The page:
This year, Equitas had the opportunity to innovate and held its annual EquiTalks: Building Connected Communities events online. Presented in collaboration with Dignity Network Canada, the EquiTalks brought together more than 350 participants from 30 different countries, offering an international dimension to this event series, contributing to its success due to its increased accessibility.
Two panel discussions were held on October 21 and 22 with our guest of honor: Victor Madrigal Borloz, the United Nations Independent Expert on Sexual Orientation and Gender Identity.
The October 21 event on The impacts and challenges of LGBTQ2I human rights defenders in Canada and internationally attracted nearly 200 participants from around the world, mostly from civil society, but also from the academic, public and corporate sectors. It also provided an opportunity to officially launch the new Act Together for Inclusion Fund (ACTIF) in collaboration with Dignity Network Canada and with the presence of Canada’s Minister of International Development, the Honourable Karina Gould. Moderated by Equitas’ Anne Delorme, the panel featured:
- Diane Labelle, an expert and researcher on Aboriginal education, LGBTQ2I and Two-Spirit identities
- Solange Musanganya, co-coordinator of the Queer African Youth Network, based in Burkina Faso
- Janik Bastien Charlebois, Professor of Sociology at UQAM, specializing in intersex studies
- The Honourable Karina Gould, Minister of International Development
The event ended with a touching tribute from Hétéra Estimphil, president of Kouraj in Haiti, in honor of Charlot Jeudy, Haitian LGBTQI human rights defender, partner and friend of Equitas, who passed away last year.
The October 22 panel discussion on Canada’s Role in Supporting LGBTQI Refugees and newcomers brought together nearly 150 participants and resulted in a very interesting discussion among our panelists on the impacts of the COVID-19 pandemic on LGBTQI displaced persons and refugees. They also provided ideas for solutions to be considered in Canada to ensure the safety, equity and protection of these individuals. Moderated by Dr. Sharalyn Jordan, the panel featured the following panelists:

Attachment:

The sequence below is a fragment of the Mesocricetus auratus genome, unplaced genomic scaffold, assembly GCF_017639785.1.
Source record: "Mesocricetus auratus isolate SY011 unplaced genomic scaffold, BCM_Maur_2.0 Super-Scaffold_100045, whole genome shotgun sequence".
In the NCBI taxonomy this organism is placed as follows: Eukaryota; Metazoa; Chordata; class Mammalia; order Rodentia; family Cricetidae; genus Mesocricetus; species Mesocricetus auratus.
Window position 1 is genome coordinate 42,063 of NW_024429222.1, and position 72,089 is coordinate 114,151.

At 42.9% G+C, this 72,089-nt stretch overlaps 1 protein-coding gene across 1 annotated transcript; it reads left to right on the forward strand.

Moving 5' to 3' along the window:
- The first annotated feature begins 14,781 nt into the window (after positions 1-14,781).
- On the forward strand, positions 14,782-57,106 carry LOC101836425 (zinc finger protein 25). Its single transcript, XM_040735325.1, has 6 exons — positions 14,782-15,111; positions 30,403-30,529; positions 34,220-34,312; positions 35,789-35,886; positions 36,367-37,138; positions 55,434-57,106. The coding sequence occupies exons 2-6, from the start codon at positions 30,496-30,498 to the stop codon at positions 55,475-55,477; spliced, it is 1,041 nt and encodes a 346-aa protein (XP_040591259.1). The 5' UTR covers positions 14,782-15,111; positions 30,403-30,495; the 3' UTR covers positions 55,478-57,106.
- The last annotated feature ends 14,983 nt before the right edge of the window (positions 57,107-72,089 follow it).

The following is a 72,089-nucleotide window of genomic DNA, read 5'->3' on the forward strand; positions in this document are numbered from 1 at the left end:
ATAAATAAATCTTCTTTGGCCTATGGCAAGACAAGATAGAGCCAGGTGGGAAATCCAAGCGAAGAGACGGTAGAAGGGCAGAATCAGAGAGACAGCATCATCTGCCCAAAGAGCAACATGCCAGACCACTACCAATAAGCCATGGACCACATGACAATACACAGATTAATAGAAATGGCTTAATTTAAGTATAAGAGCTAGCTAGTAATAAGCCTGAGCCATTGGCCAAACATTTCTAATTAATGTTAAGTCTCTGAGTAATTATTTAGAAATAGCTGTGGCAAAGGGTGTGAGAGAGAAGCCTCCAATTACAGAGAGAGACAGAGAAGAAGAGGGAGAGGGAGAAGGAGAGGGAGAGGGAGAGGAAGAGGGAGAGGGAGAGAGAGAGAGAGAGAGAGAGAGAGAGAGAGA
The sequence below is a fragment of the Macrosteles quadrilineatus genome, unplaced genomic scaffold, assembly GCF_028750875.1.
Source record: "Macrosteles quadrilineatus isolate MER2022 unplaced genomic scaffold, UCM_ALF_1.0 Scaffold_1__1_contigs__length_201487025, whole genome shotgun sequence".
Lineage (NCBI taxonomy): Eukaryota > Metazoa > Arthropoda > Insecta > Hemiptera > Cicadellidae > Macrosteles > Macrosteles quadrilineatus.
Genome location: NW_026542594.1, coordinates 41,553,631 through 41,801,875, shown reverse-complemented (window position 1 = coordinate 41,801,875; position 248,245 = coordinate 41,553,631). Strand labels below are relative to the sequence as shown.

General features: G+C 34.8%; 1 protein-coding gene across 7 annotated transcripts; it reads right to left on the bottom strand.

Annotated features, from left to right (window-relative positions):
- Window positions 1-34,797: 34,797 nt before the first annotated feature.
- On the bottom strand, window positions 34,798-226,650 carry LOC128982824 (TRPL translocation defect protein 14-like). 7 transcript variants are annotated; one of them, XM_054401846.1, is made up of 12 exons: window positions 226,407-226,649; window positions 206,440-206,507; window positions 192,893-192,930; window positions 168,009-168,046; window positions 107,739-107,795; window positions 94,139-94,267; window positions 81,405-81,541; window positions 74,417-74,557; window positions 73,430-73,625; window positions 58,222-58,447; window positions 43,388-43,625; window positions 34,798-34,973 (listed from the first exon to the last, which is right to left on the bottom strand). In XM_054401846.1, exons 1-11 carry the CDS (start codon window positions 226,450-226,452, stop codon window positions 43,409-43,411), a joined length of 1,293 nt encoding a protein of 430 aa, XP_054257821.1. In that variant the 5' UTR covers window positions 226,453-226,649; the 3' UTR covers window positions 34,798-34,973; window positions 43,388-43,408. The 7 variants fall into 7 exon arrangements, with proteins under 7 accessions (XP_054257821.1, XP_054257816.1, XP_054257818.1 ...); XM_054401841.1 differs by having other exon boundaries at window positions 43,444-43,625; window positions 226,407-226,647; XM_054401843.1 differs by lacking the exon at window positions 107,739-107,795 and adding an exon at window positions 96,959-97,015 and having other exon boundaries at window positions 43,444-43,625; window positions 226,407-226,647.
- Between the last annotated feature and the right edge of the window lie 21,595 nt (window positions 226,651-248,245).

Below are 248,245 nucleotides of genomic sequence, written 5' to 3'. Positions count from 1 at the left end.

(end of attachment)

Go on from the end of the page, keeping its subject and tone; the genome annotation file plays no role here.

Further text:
- Kimahli Powell, Executive Director of Rainbow Railroad
- Debbie Douglas, Executive Director of the Ontario Council of Agencies Serving Immigrants (OCASI)
- Deon Mejri, co-chair of the Board of Égides, the International Francophone Alliance for Equality and Diversities
Each of these events was followed by a virtual networking where audience members were was invited to exchange views on their personal experiences and concerns about LGBTQ2I rights. This gave participants the opportunity to interact more closely with each other, with the panelists and Equitas staff, to share their thoughts on the event and topics discussed.
During the EquiTalks, Victor Madrigal Borloz and the panelists put forward several issues facing LGBTQ2I communities, as well as ideas for actions and solutions. More specifically, they underlined the importance of taking into account the intersectionality of discrimination, particularly as it relates to Indigenous identities, supporting local movements for the decolonization of communities, paying attention to the very different realities of gender identities, especially for intersex people, while emphasizing research as a central element in the advancement of these issues. Among the many strategic points raised by the Independent Expert, one that we, at Equitas, are mindful of is the risk that currently hangs over the human rights movement, the shrinking spaces for civil society and support for human rights defenders and their organizations. This is true not only for LGBTQ2I human rights defenders, but for the movement as a whole.